This Sunday will mark the 20th anniversary of Salt Lake County’s nondiscrimination ordinance, the first of its kind in the state. The Salt Lake County Council commemorated its passing with a resolution at its meeting Sept. 25.
Ordinance 1212 was passed in 1992 and reads, “Discrimination in Salt Lake County government services based on age, marital status, color, disability, national origin, sex, sexual orientation, gender identity, race or religion is prohibited. Individuals shall be assured of equal access, opportunity and protection in all areas of Salt Lake County government services. This section is not intended to expand the services of county government beyond those required by state or federal law.”
Longtime gay activist David Nelson wrote the measure and approached then-Commissioners Randy Horiuchi and Jim Bradley to run it.
Horiuchi said in 1992 that he believes the county needed an ordinance that would be stronger than federal laws that prohibit discrimination since they didn’t address sexual orientation.
“Being a person of color myself, any hint of discrimination in my view is heinous,” Horiuchi said at the ’92 meeting.
The 3-person commission passed the ordinance 2-1, with then-Commissioner Mike Stewart voting against it, urging his fellow commissioners to “consider this with reflective reason rather than glands and hormones.”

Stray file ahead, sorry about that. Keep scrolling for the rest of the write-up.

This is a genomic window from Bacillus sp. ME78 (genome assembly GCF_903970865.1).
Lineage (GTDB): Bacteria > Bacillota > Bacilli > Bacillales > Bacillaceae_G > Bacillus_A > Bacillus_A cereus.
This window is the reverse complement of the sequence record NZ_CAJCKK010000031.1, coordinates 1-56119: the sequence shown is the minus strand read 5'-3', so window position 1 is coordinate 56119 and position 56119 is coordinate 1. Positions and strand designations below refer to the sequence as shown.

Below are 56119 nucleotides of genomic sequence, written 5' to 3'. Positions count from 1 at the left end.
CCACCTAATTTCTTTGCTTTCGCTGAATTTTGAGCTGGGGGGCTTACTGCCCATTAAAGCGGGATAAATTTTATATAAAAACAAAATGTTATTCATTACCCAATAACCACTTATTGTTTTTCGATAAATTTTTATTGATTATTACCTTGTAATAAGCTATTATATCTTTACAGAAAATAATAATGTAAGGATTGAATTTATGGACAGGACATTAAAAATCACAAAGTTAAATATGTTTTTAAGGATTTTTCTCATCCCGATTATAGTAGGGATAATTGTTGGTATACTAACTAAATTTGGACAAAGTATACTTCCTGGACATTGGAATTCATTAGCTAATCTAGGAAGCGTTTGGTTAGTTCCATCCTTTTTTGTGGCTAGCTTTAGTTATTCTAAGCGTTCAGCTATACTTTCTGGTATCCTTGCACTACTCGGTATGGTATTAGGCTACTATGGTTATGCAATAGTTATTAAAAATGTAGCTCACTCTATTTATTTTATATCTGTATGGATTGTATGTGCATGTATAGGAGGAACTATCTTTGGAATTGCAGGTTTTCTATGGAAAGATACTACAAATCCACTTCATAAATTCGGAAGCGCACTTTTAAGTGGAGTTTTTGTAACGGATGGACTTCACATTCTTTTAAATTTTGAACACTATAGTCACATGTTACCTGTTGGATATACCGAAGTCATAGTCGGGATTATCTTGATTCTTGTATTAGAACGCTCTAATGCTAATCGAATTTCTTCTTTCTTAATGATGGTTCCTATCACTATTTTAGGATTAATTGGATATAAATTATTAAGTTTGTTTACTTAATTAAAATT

Utah Eagle Forum President Gayle Ruzicka promised lawsuits against the measure, though none came to pass.
“I was 11 years old when this ordinance passed,” said County Councilman Arlyn Bradshaw at Tuesday’s commemoration. “Growing up gay in this area can be a hard thing to do. I noticed efforts like this from my heroes.”
Councilman Richard Snelgrove said that the world needs more tolerance and that homophobia, Mormonphobia and Islamophobia have no place in the county.
“Just this week we are seeing the outcome of those who foment hate in our society in a Youtube video that was funded by homophobic. Mormonphobic and Islamophobic people,” he said.
The resolution sponsor, Councilwoman Jani Iwamoto, said, “These kinds of things are very important and make me glad to be a part of Salt Lake County.”
The 1992 ordinance was expanded beyond governmental discrimination in 2009 when the county became the second governmental agency in the state to pass the Common Ground Initiative sponsored by Equality Utah.